". . . the value of an institute such as SLIG, NIGR, or IGHR is the chance to spend five full days thinking about genealogy without the distractions of my regularly daily life at home. The 'content' of the courses is, of course, valuable, but for me it is the week of thinking about the bits and pieces of the course content that give me ideas for my own research that is really valuable." ~Jay Fonkert, CGGenealogy institutes provide an immersive training experience. Educators have long known the best way to learn a language, a concept, or a skill is to be completely immersed in the learning process. Institutes allow students to focus their energy 100% on the learning process and to leave the many distractions of everyday life at home.
Traditional research into human learning holds that there are three learning styles or modalities/means of learning: auditory, visual, and kinesthetic. New research in human learning hypothesizes three slightly different modalities of learning: Heart (feeling), Mind (thinking), and Body (experiencing). Genealogy institutes provide students with all three modalities under both hypotheses, and thus are the most comprehensive avenue for genealogical education. The experience of having all necessary modalities met is magnified by the immersive nature of an institute.
Auditory/Visual/Kinesthetic Learning Modalities
"Institutes offer hands-on learning opportunities unavailable elsewhere. At my last institute class I marked graves in a cemetery with a handheld GPS device, used land-platting software, and analyzed original prints of historic maps." ~Cafi CohenMost literature on these three learning modalities states that roughly 65% of adults are visual learners, roughly 30% of adults are auditory learners, and roughly 5% of adults are kinesthetic learners. However, the literature goes on to state that rigorously categorizing learners is not a useful exercise--in fact most of us lear best through a combination of two or more learning styles. How do genealogy institutes address all three learning modalities?
- Auditory--the most traditional method of learning for adults, it is also the most commonly used teaching method. Auditory learners need to hear the information. Genealogy institutes all strive to use the best lecturers in the business. These individuals are engaging speakers and know how to engage their audience through humor, stories, question and answer sessions, and interesting lectures.
- Visual--the second most common learning style, this is slightly less common in general genealogy conferences. A talented teacher, such as those who teach at genealogy institutes, know how to use visual aids such as power point, syllabus materials, and advanced reading assignments to enhance the learning experience. Within the genealogy institute lectures are enhanced and points emphasized through the use of power point; slides are never used as a prompt for the speaker. Many institute courses provide students with advanced reading material as well as periods of classroom time dedicated to reading materials followed by discussion. This, paired with engaging lectures, meets the needs of roughly 95% of all learners--needs which may or may not be met through other genealogy educational medium.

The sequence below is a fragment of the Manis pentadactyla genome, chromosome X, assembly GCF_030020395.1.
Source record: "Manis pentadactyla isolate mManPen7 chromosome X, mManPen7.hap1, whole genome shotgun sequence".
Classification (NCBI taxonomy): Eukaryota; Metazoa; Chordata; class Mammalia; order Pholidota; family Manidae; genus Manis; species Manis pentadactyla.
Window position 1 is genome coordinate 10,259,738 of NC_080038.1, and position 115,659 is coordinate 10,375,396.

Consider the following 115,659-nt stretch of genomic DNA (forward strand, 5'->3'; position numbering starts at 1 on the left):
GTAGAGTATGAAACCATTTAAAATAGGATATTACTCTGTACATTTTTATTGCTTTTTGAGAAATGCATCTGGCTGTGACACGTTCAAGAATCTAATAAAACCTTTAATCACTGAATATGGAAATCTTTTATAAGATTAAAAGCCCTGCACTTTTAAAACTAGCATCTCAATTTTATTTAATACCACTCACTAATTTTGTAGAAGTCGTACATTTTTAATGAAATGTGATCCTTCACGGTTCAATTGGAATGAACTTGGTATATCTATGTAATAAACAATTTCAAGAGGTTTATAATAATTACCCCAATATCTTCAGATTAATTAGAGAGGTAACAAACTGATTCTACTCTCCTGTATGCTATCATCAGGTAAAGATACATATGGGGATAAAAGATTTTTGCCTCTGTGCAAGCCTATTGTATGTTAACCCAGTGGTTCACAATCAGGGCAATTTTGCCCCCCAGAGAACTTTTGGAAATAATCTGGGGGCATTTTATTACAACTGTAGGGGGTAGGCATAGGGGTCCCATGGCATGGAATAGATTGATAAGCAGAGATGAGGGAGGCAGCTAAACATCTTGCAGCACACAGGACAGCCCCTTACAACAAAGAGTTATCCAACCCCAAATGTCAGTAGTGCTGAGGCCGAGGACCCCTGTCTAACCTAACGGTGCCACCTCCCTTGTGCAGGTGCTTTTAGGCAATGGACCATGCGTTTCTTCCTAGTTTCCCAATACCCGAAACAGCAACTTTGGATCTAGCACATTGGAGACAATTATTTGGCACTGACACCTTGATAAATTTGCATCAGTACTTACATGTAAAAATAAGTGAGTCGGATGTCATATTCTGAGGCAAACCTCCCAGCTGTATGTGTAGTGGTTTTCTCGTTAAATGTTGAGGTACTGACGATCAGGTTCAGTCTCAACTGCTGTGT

- Kinesthetic--what sets most genealogy institutes apart from other quality educational experiences are the hands-on activities provided for students. These often include field trips, computer labs, homework assignments, and in-class workshops. It is these activities, more than any other, which set a genealogy institute apart.
Heart/Mind/Body Learning Modalities
"I find them at the same time inspirational and grounding." ~Lisa McKinneyWhile the literature on these alternate learning modalities is newer and less proven, it nonetheless provides useful insight into the learning process, and into why genealogy institutes are held in such high regard by those who have attended them.
- Heart--the heart modality is said to be engaged when the learning process evokes an emotional response. These emotional responses may be excitement, sentiment, pride, anticipation, or a host of others. We see this modality being met at genealogy institutes when instructors teach with humor or intensity, when they engage students emotionally in the outcome of a case study, or when they provide an activity that evinces pride in the student.
- Mind--the most obvious modality to be met at a genealogy institute, the theory holds that in order to process the information completely, a student's mind must be engaged and challenged. This, more than any other, is the trademark of the genealogy institute. The sheer density of the material challenges the student to remain mindful and intellectually engaged. Even during off-times the immersive nature of an institute means that lunches, breaks, and evenings are filled with spirited discussion among fellow students and instructors.
- Body--similar to the kinesthetic learning modality, genealogy institutes engage the physical side of learning through field trips, group work, and exercises requiring students to write and/or draw (i.e. platting a deed) during class.
The immersive nature of an institute, and its unique ability to provide for all learning modalities make them an educational opportunity well worth the extra money. Because there are so many excellent reasons to attend a genealogy institute, this will be the first in a series of blog posts.
Do you find that your learning style is met through genealogy institutes?